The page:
Eta Aquariid Meteors Peak Now; Intense Tau Herculids Shower Possible
ACROSS AMERICA — You may still see a few Eta Aquariids meteors flying early Friday morning before dawn as the long-running shower begins to wind down. The Eta Aquariids, which the American Meteor Society calls "swift meteors that produce a high percentage of persistent trains, but few fireballs," have a broad peak that ends Friday morning. Through May 28 or so, don't rule out seeing a few more Eta Aquariids meteors — or meteors that have no apparent source, because meteors fly on any given night, according to NASA. "Meteors aren't uncommon," Bill Cooke, who leads NASA's Meteoroid Environmental Office at the Marshall Space Flight Center in Alabama, wrote in a blog on the agency's website.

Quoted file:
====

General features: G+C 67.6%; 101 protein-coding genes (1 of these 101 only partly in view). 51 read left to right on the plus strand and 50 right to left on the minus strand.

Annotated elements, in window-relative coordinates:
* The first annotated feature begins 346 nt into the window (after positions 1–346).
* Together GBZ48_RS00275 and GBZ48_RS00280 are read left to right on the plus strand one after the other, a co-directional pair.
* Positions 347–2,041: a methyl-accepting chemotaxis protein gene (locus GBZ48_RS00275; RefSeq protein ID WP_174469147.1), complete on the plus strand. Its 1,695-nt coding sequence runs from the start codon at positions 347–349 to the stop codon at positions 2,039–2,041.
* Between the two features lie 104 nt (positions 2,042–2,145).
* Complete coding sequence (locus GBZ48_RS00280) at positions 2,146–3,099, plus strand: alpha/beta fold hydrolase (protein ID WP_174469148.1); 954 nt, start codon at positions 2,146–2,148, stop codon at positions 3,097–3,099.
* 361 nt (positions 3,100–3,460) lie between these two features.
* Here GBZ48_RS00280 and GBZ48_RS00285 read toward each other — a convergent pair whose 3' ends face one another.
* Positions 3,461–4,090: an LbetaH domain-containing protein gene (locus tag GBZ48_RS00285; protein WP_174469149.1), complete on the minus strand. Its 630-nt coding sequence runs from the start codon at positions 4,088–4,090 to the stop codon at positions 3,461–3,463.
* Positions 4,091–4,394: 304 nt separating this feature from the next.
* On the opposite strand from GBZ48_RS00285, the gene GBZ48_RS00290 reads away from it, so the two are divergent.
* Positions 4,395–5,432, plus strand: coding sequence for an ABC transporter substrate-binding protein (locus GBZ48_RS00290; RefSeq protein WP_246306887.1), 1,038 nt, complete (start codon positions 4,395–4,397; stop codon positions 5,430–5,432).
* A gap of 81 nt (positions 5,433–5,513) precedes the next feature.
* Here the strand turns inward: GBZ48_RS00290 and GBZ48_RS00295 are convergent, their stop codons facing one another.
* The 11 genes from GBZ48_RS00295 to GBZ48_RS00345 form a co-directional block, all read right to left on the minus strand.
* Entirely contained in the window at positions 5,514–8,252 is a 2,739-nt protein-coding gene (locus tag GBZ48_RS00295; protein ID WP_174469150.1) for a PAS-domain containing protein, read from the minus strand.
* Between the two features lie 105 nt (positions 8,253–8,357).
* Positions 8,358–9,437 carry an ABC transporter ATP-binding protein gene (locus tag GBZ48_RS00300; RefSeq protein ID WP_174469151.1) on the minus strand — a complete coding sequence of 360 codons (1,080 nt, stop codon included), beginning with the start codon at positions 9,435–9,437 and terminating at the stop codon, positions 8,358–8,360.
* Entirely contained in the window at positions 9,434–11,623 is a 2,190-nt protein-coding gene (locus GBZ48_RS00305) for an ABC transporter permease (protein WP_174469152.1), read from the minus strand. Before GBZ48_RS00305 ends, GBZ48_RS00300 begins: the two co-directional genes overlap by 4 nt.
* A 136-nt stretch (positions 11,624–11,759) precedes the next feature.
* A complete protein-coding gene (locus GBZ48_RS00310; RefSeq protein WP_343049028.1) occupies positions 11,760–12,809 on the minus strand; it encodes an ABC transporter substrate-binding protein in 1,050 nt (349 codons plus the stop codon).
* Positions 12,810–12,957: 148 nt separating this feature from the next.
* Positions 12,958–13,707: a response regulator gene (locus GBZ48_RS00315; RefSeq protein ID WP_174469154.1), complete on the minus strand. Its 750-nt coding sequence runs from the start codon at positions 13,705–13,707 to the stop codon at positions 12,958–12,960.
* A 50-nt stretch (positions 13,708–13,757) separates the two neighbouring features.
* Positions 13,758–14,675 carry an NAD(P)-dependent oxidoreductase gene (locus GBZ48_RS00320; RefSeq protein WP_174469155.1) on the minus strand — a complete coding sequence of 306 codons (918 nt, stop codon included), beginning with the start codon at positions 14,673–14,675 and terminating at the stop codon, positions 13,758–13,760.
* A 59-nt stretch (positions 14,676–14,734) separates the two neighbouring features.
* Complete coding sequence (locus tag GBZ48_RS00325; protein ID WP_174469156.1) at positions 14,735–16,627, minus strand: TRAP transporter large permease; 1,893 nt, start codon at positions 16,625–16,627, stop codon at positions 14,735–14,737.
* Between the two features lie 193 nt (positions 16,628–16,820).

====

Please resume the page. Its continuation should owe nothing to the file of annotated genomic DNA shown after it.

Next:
Although the Eta Aquariids are typically the last sky shooting star show until summer, 2022 could see a bonus meteor shower — the Tau Herculids, which will peak overnight May 30-31. "This is going to be an all or nothing event," Cooke wrote. That's when astronomers noticed that SW3 has shattered into several pieces, littering its orbital trail with debris. If the debris makes it to our atmosphere this year, it's a special treat for North American skywatchers, who saw a more subdued version of the Eta Aquariids, which favor the Southern Hemisphere.
The moon will turn red with a total lunar eclipse — what's called a blood moon — during the late evening hours of May 15 and early morning hours of May 16, depending on your time zone. The May full moon is also known as the full flower moon. Patch will have more about the both the possible Tau Herculids meteor shower and the eclipse in the weeks to come.
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